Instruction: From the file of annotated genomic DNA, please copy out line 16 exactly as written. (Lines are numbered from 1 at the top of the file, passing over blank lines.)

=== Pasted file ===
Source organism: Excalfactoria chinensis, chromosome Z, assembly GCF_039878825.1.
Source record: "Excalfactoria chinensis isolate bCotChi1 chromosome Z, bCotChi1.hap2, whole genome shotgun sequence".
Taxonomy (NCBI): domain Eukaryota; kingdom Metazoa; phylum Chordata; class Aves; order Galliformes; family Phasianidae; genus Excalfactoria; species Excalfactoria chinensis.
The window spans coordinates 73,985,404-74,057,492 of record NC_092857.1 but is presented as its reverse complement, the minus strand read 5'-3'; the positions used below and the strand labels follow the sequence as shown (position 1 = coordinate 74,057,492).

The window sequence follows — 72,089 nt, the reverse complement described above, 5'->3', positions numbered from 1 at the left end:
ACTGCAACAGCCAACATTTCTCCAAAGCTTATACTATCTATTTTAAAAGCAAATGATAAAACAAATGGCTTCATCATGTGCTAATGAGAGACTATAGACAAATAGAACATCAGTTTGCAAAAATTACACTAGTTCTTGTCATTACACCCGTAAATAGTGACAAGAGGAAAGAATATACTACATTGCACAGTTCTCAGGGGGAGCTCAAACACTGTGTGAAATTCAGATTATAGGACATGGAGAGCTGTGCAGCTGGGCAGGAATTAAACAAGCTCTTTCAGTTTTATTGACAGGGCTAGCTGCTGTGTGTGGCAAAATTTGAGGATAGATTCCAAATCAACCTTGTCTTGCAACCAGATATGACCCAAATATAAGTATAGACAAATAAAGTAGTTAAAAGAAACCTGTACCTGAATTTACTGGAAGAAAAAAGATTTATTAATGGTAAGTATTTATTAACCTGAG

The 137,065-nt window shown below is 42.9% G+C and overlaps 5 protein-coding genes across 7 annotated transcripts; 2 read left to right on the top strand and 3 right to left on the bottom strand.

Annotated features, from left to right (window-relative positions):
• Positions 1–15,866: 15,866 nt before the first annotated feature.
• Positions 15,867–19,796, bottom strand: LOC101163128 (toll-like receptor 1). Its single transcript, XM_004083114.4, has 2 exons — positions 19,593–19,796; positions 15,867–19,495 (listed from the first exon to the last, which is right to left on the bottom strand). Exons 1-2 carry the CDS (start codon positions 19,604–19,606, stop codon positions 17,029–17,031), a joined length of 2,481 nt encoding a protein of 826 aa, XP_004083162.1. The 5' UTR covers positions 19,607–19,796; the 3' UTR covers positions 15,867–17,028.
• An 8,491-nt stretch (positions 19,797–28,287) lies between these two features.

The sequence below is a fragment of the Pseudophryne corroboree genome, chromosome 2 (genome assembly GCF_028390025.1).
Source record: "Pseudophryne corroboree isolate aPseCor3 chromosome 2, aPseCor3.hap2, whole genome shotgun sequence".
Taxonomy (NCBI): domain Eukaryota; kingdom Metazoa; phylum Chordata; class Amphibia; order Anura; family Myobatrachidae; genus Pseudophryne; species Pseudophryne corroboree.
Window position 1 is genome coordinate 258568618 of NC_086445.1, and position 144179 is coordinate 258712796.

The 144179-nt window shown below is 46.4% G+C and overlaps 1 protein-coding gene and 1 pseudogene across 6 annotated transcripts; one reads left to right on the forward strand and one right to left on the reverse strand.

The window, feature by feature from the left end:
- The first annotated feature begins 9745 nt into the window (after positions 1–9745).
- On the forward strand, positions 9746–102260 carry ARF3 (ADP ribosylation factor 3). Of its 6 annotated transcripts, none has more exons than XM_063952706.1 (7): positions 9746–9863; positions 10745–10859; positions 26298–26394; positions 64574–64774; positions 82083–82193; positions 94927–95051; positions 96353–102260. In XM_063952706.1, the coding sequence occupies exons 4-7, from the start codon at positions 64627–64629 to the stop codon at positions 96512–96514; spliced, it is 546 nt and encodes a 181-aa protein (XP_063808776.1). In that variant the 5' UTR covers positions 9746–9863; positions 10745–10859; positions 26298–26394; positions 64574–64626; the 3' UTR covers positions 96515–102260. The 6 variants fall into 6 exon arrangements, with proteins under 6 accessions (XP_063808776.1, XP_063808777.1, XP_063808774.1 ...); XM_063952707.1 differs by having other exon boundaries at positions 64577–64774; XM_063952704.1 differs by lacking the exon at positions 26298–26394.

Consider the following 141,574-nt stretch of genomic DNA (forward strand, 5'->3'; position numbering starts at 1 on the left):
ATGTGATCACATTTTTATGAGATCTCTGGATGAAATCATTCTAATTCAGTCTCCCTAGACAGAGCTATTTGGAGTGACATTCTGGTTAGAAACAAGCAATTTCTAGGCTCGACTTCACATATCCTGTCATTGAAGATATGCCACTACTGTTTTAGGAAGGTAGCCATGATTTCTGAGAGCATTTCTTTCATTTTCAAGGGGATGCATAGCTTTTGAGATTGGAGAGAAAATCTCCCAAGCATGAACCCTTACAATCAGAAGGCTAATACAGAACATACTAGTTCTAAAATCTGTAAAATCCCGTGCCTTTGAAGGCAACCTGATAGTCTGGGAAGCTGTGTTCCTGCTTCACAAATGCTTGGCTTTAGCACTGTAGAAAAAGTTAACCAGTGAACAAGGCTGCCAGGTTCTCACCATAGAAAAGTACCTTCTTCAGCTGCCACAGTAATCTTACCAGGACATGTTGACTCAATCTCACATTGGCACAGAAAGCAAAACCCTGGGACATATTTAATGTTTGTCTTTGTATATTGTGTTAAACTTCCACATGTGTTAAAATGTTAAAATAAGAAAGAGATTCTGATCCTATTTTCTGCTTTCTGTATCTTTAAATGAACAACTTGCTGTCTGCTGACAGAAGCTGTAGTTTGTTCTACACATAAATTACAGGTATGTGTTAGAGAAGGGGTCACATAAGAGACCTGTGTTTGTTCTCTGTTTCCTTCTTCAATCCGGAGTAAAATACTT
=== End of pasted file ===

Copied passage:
The 144179-nt window shown below is 46.4% G+C and overlaps 1 protein-coding gene and 1 pseudogene across 6 annotated transcripts; one reads left to right on the forward strand and one right to left on the reverse strand.